The UK Government could be acting illegally if it uses DNA testing to try to determine the country of origin of asylum seekers, a leading Scottish human rights campaigner says.
Professor Alan Miller, chair of the Scottish Human Rights Commission, and a top human rights lawyer, said moves to use DNA testing as a permanent part of the asylum application process could be contested in the European Court of Human Rights - reports the Scottish Council for Voluntary Organisations (http://www.scvo.org.uk/).
Professor Miller was speaking at a Scottish Festival of Politics event that debated the legal and moral basis for a recent six month UK Border Agency (UKBA) pilot that used DNA testing in cases where an asylum seeker’s country of origin was in doubt.
The controversial UKBA Human Providence Pilot was aimed at addressing alleged problems of African asylum seekers claiming to come from war-torn Somalia because they were more likely to have their application approved.
However, it was amended at the last minute after an outcry from human rights bodies and scientists who claimed that it wasn’t possible to accurately determine a person’s country of origin from their DNA.
Testing did go ahead but the UKBA argued that it would not be used to determine a person’s right to asylum.
UK Immigration minister Damien Green, who is carrying out a review of the asylum process, has not yet indicated whether the controversial move will be rolled out permanently.
“If the government wants to legislate and put this into the asylum system they are on very, very shaky ground and they would be very susceptible to [being] challenged in the European Court of Human Rights,” said Miller at the event organised by the British Council and the Economic and Social Research Council Genomics Forum.
“A court under international human rights law, of which the UK is a signatory, faced with having to decide if the extraction of DNA from an individual was legal, has three tests to apply: legality, justification and whether it is proportionate, which is critically close to the heart of this matter.”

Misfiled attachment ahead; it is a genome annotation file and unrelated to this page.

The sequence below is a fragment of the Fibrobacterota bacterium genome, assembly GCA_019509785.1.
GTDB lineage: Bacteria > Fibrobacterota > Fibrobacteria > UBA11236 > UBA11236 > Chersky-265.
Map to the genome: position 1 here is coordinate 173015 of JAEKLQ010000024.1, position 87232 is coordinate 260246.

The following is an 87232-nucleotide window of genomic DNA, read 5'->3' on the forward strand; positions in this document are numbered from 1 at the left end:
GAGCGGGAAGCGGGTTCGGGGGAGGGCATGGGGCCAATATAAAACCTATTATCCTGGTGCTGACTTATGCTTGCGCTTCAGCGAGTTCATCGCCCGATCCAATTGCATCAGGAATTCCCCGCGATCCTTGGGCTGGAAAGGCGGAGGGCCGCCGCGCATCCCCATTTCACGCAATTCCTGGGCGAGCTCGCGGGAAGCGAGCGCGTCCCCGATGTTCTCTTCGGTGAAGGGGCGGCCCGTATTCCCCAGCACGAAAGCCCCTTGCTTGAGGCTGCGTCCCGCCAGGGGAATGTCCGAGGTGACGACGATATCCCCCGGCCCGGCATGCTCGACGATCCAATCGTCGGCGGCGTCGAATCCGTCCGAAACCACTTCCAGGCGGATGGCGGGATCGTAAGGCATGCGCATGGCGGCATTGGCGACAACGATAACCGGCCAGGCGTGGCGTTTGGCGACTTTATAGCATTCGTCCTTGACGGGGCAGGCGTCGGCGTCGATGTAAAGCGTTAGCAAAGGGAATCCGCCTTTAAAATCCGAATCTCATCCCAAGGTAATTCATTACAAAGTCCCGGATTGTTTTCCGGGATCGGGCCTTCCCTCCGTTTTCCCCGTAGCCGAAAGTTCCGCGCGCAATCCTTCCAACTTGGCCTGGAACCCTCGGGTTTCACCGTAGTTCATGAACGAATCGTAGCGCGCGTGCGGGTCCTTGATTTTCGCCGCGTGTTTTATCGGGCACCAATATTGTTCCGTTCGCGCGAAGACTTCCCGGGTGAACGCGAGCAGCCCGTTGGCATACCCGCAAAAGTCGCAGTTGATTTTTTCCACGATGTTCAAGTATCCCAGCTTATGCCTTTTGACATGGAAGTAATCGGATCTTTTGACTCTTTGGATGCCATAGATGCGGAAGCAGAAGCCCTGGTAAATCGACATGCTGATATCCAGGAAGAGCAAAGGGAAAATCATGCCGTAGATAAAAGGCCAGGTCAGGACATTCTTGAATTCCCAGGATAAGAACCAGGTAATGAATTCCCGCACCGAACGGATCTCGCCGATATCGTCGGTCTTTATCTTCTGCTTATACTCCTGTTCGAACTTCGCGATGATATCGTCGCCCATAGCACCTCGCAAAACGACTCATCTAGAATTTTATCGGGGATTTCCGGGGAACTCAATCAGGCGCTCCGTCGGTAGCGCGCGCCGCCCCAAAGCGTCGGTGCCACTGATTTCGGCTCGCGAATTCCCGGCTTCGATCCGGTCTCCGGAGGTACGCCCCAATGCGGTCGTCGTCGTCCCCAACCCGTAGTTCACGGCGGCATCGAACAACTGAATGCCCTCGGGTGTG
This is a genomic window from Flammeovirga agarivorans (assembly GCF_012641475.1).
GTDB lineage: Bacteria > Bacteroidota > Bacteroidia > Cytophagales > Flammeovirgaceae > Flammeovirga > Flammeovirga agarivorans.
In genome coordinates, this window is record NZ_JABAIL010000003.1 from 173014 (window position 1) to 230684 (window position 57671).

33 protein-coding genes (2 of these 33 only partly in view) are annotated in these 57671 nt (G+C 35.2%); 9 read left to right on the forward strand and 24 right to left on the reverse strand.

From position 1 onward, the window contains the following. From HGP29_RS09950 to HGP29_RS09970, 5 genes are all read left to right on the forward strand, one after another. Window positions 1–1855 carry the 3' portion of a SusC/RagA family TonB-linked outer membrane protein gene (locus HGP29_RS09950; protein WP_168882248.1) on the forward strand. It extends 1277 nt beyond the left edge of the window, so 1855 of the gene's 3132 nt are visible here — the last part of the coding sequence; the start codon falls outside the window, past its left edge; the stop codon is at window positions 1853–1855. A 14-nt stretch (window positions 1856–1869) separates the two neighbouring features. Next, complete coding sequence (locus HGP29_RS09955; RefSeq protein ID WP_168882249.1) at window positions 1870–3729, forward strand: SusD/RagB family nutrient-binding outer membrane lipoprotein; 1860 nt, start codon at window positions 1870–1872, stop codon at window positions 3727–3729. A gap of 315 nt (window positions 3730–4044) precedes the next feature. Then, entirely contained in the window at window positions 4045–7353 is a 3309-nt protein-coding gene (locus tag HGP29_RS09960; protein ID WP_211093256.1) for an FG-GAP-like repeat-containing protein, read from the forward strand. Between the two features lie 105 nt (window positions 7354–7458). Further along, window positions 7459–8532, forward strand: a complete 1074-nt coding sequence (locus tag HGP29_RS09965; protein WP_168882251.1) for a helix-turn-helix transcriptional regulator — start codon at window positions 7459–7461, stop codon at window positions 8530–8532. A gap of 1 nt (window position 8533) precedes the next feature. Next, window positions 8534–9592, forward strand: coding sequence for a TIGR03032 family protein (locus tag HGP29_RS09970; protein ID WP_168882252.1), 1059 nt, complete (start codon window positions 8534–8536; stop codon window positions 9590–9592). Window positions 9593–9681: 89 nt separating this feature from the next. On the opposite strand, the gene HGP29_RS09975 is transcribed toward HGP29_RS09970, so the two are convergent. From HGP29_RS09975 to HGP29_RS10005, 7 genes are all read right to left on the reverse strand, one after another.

“The first question I would ask as a human rights lawyer is ‘What are the relevant and sufficient reasons for this DNA being taken?’ and then ‘Does it conclusively determine whether this person is bogus or genuine?’. If it doesn’t, then the state’s going to find it very difficult to justify why they are interfering with someone’s personal life and privacy in such a far reaching way."
Professor Miller was joined at the event by Dr Bruce Durie, course director of genealogical studies at the University of Strathclyde, and Gary Christie policy and research manager, at the Scottish Refugee Council.
The Scottish Refugee Council has campaigned strongly against the use of DNA testing as part of the asylum process. It argues that the move indicates the government’s desire to reduce asylum applications at the expense of a fair and just asylum system.
Speaking of the UKBA pilot, Christie said: “There was a major outcry when this was introduced, so they changed the pilot around slightly and said that testing for ethnicity and nationality was not going to have an impact on somebody’s claim.
“However, there was still concern that the fact that someone might refuse to have their DNA taken could potentially impact on their credibility.
“This is now within the scope of the UK Government’s asylum review and we would hope that it is something the new government will decide to bin.”
With acknowledgments to SCVO